State Rep. Thomas Washburne departing General Assembly

By Christian Sullivan

 INDIANAPOLIS – After five years and a three-hour commute, state Rep. Thomas Washburne, R-Inglefield, is stepping away from politics after his term ends in 2018.

Washburne said he is shifting his focus to his family, as living three hours away in the Evansville area has created its fair share of difficulties over years in the House of Representatives.

Rep. Thomas Washburne, R-Inglefield, leaving the House in 2018. Photo by Ellie Price,

“My wife is not real excited about me being three hours away, three or four nights a week, in Indianapolis,” Washburne said. “Given how far away Evansville is from Indianapolis, it just is not a convenient way to live for us.”

Washburne has been married for 30 years and has five children, two of whom still live at home. He is also very active in a church planting effort for the Presbyterian Church of America.

Raised in Indiana, Washburne graduated from Princeton Community High School and went on the receive his undergraduate degree in engineering from Purdue University.

From there, he married his wife, Lynne, and taught at Vincennes University before heading off to Indiana University’s Robert H. McKinney School of Law.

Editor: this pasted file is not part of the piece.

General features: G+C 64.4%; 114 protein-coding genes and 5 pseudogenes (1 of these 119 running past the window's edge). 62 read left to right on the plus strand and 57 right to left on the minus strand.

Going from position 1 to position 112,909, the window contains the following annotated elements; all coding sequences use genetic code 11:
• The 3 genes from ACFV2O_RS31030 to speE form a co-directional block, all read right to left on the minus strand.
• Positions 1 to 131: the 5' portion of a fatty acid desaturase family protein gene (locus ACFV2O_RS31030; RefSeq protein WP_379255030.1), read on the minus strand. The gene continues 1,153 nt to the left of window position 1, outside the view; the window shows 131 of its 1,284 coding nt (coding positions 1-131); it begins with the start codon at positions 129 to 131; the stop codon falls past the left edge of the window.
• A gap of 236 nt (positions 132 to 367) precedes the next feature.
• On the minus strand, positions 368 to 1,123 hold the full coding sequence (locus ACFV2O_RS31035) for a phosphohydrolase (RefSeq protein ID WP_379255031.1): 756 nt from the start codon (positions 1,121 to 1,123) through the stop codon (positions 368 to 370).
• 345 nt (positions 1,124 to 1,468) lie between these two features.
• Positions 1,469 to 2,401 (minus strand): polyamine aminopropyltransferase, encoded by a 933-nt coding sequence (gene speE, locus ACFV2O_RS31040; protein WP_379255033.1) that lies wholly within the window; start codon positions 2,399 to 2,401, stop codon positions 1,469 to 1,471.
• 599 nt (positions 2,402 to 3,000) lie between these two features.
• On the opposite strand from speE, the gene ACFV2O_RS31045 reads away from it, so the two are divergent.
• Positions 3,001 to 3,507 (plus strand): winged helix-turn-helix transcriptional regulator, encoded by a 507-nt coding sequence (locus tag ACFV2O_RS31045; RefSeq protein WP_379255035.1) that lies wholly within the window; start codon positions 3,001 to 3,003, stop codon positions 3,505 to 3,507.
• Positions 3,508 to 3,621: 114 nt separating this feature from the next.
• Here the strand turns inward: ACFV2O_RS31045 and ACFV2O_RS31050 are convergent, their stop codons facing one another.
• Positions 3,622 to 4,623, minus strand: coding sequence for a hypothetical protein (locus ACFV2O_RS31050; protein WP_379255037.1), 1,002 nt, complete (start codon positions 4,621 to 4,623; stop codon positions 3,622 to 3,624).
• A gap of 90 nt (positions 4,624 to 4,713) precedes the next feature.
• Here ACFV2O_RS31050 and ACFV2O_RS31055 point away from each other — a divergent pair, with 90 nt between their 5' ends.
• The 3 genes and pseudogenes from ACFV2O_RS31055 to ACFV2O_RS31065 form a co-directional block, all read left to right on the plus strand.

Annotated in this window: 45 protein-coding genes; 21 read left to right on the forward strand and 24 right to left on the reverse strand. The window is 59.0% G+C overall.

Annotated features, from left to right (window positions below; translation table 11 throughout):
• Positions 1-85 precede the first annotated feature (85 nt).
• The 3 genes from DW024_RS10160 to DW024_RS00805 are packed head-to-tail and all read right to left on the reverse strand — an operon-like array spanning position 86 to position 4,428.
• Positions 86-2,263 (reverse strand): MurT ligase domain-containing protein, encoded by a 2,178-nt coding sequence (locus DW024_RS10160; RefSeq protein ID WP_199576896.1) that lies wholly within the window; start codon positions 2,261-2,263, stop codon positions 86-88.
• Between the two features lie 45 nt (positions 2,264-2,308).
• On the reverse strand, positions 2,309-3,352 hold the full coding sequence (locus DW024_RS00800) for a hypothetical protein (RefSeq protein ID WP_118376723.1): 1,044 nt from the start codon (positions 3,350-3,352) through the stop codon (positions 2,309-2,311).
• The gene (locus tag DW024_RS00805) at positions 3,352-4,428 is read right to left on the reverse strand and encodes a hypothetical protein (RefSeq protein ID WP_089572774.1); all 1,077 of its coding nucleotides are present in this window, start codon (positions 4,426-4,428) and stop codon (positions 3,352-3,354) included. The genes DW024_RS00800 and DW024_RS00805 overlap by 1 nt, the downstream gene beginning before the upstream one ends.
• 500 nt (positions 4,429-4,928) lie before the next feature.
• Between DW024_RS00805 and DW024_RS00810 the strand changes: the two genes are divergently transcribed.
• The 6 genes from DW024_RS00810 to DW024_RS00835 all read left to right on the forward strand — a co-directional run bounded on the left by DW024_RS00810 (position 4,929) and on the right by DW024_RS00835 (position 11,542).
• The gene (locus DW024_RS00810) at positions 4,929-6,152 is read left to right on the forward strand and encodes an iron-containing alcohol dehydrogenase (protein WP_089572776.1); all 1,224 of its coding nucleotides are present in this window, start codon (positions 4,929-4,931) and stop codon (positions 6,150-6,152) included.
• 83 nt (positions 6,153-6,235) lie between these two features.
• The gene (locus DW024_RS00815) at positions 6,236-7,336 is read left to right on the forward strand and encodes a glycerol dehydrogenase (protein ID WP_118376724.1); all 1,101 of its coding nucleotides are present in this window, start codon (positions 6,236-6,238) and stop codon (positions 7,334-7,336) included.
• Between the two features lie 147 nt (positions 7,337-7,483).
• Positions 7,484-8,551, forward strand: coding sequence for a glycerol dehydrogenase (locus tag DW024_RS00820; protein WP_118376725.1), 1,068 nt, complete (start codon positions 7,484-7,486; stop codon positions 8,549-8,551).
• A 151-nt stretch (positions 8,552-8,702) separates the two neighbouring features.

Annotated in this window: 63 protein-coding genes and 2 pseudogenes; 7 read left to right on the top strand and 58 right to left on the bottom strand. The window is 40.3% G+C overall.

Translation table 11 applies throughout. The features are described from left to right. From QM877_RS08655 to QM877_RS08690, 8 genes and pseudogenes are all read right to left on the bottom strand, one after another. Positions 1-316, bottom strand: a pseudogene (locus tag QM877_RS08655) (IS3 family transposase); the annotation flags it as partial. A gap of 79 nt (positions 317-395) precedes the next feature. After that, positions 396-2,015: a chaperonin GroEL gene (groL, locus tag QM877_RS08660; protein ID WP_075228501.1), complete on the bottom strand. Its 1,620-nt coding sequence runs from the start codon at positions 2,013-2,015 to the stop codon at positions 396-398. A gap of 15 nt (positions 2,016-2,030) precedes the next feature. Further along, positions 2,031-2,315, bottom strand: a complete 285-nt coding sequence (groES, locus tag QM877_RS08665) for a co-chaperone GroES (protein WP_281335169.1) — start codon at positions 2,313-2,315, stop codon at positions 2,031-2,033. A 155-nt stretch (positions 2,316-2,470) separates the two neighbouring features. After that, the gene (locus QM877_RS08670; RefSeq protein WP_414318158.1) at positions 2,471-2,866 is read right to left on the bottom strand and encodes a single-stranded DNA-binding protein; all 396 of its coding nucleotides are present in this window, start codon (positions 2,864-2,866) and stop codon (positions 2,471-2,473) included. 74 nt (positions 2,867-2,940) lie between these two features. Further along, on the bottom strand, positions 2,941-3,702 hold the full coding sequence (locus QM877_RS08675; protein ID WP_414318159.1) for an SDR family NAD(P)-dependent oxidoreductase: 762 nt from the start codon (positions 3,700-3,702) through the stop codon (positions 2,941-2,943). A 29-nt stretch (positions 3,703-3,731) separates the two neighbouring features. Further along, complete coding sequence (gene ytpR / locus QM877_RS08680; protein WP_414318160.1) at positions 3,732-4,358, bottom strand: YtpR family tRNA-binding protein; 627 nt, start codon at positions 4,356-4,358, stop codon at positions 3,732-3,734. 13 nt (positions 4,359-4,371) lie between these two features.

He launched his career a politics in 1995 when he joined the staff of U.S. Rep. John Hostettler, a Republican in the 8th Congressional District, in Washington, D.C. From there, he worked his way up to chief of staff.

He left D.C. in 2001 to join the staff of Home School Legal Defense Associates, where he defended the rights of parents to home-school their children. In 2007, Washburne accepted a position with Old National Bancorp in Evansville as corporate counsel, where he remains to this day. In 2012, he ran for the House and won, and was re-elected in 2016.

While working as a representative, Washburne said his biggest accomplishments were the work he did on public policy issues. He also said he was happy with the weight that his voice carried.

“I also like that both in debates on the floor and in caucus, I’ve been a pretty strong voice for liberty and restrained government,” said Washburne.

Washburne said he is not going to endorse any candidates, but he suspects that a conservative Republican will replace him. Ken Beckerman is one of the people who will be looking to replace Washburne as representative.

“I suspect there will be several in there, and for all I know, could be people I know, so I’ll remain neutral until I see,” said Washburne.

Washburne will remain busy with family, and his full-time job, but will miss being in the House.

“I love being apart of the General Assembly,” said Washburne. “I have enjoyed it immensely.”

Christian Sullivan is a reporter for, a news website powered by Franklin College journalism students.


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